Whiskey Review: Uncle Nearest Single Barrel Black Label

Editor’s Note: This whiskey was provided to us as a review sample by the party behind it. This in no way, per our editorial policies, influenced the final outcome of this review. It should also be noted that by clicking the buy link in this review our site receives a small referral payment which helps to support, but not influence, our editorial and other costs.

Uncle Nearest Premium Whiskey is one of the best feel-good stories of the industry in recent years. Founded in 2017, the brand is based on the life and legacy of Nathan “Nearest” Green, the man who taught Jack Daniel how to make Tennessee whiskey and became the first master distiller at Jack Daniel Distillery.

In December 2022, Ebony magazine called Uncle Nearest “officially the most successful Black-owned distillery in the world.” For a five-year-old label, those are big words. Master blender Victoria Eady Butler, great-great-granddaughter of Nearest Green, has led it to a bevy of industry awards and a significantly higher profile than a startup would normally be able to claim.

I was eager, then, to pick up the new bottle of Uncle Nearest Single Barrel Black Label. It’s one of three limited releases Uncle Nearest put out in recent months, joining the Uncle Nearest Straight Rye and the Uncle Nearest Single Barrel Rye – among the first ryes released by the brand.

The Single Barrel Black Label, released on Black Friday 2022, doesn’t include an age statement. The Uncle Nearest website (and the back of the bottle) says only that “it has the most distinct flavor profile of any of our whiskeys and was bottled at barrel strength to capture every nuance of this one-of-a-kind spirit.”

Uncle Nearest Single Barrel Black Label review

Uncle Nearest Single Barrel Black Label (image via Scott Nelson/The Whiskey Wash)

Tasting Notes: Uncle Nearest Single Barrel Black Label

Vital stats: Mash bill not released, but likely includes at least 51% corn; 121 proof/60.5% alcohol by volume; aged in new American oak; filtered through sugar maple charcoal; no age statement; released at barrel proof; Barrel no. 7 tasted here; MSRP of $79 for a 750 ml bottle.

Appearance: We don’t know long how this whiskey was aged or what the precise blend might be, but the dark-amber color and strong legs on the side of the glass suggest that it spent a decent amount of time in the barrel.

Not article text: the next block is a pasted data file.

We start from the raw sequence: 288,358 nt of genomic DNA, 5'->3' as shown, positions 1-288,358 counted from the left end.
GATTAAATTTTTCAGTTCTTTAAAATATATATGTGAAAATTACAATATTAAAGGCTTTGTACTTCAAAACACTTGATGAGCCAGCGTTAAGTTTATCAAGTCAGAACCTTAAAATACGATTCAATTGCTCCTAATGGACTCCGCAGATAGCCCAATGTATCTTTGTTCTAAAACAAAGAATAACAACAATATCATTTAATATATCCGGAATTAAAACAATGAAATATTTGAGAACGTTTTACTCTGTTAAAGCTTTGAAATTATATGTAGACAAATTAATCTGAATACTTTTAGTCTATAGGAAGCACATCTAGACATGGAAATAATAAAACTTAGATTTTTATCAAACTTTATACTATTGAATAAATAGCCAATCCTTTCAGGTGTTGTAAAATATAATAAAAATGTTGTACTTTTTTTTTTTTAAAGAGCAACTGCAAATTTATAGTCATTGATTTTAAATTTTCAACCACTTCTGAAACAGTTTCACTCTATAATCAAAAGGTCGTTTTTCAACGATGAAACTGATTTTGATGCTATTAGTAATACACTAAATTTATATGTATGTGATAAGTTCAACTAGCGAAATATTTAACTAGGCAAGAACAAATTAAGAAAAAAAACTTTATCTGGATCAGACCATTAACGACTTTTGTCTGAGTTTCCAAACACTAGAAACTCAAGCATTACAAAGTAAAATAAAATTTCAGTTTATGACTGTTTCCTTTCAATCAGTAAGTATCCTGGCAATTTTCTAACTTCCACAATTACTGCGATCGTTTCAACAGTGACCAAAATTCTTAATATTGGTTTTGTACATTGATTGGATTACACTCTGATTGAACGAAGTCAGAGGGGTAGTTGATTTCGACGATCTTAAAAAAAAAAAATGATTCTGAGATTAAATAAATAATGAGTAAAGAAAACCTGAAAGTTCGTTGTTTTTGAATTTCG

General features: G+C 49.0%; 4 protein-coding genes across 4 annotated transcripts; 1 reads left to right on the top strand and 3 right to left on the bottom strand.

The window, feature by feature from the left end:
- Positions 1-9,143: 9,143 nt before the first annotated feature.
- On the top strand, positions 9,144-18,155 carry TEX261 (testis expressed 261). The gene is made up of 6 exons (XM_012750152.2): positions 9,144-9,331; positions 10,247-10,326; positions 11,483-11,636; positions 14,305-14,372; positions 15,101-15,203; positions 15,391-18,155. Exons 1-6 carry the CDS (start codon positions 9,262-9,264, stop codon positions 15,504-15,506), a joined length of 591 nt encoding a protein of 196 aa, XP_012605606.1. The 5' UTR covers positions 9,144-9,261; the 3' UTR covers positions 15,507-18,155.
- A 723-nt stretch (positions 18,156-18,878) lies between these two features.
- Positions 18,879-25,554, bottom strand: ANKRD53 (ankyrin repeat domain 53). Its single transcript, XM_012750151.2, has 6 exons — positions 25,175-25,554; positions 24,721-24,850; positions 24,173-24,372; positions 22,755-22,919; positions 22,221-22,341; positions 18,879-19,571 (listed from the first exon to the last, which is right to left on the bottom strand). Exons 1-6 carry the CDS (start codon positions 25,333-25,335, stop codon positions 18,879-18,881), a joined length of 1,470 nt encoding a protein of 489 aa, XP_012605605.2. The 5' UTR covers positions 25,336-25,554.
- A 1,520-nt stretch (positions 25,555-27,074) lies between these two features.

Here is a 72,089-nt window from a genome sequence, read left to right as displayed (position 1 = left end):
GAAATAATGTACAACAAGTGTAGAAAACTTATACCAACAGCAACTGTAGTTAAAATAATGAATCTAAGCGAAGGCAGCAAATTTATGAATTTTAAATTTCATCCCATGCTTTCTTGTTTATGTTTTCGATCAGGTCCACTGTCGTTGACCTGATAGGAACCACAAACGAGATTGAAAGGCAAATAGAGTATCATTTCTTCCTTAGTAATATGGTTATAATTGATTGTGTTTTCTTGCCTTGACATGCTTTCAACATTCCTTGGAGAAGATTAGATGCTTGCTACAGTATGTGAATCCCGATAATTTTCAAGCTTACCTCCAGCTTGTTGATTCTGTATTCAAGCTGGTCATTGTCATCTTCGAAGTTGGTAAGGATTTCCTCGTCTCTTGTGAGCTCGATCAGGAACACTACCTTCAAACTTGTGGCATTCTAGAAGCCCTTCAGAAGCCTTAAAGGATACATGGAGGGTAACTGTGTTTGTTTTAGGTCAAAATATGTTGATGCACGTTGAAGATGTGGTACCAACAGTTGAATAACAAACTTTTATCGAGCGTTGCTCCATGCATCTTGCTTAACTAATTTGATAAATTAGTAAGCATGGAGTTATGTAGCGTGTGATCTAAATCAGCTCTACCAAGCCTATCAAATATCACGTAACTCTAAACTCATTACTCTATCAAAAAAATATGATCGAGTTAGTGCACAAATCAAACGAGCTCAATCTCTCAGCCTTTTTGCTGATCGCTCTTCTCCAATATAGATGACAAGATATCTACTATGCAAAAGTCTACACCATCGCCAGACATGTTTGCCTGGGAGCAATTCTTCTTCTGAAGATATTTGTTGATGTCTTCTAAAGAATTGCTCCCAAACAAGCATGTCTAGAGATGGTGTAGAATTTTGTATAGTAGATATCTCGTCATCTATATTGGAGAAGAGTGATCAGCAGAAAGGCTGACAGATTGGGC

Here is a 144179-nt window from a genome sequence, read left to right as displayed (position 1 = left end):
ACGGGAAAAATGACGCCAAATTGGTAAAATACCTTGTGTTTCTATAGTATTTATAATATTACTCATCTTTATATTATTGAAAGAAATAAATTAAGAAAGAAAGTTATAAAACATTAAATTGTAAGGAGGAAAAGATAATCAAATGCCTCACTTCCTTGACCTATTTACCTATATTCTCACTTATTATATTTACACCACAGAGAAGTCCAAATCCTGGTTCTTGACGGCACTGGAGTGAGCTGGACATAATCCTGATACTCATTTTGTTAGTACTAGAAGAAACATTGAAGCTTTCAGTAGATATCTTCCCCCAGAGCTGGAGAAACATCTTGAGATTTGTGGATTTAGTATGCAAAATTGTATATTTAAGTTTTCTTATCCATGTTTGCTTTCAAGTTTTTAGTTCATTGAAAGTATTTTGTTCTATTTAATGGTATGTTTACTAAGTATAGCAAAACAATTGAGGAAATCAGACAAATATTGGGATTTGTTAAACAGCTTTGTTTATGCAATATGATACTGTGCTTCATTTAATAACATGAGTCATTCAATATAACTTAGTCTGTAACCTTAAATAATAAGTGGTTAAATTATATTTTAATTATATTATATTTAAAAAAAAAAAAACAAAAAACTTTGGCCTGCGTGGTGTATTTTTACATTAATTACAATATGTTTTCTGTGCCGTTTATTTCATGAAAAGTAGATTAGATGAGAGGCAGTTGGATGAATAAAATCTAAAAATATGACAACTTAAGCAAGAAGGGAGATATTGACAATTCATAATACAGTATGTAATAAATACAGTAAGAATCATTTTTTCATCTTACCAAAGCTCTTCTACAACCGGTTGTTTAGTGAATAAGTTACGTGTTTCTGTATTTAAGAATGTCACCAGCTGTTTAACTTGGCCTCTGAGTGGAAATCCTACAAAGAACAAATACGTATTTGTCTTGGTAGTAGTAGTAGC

Nose: The first thing that comes to mind is s’mores. I also get snickerdoodle, caramel, and a sugary maple bar. Given the high alcohol content, I would have expected more ethanol. But it’s a sweet, easy-going whiskey on the nose.

Palate: This is a chewy whiskey, rich and sweet. It suggests French toast, cookie dough, and Ben and Jerry’s Phish Food – which, for the uninitiated, is chocolate ice cream with marshmallow and caramel swirls, and a smattering of fish made out of fudge. There’s a buttery sense to it that brings the fudge to mind. The finish is decently long, with something tangy (but not citrusy) hiding underneath.

Whiskey Review: Uncle Nearest Single Barrel Black Label


This is a good bourbon at a decent price, even if the word “bourbon” never appears on the label. Uncle Nearest releases “premium whiskeys” rather than bourbons and, given it’s home an hour outside Nashville, likes to think of most of its products as Tennessee whiskeys. Except that, as Cary Ann Fuller wrote in The Whiskey Wash in October 2020, “Tennessee whiskey is bourbon. Let’s just get that part out of the way. This is not my opinion, but a statement of fact.”

We’ll set aside that argument for the purposes of this review, and just point out that a quality whiskey for $79 a bottle in 2023 is something to be applauded. So if you can find this barrel-proof offering, buy it – no matter what you want to call it.

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Scott Bernard Nelson

Scott Bernard Nelson is a writer, actor and whiskey reviewer in Portland, Ore. Scott works in higher education these days, but he previously spent 22 years as a journalist, covering 9/11 in Manhattan, crossing into Iraq with U.S. Marines and contributing to The Boston Globe's Pulitzer Prize-winning coverage of sexual...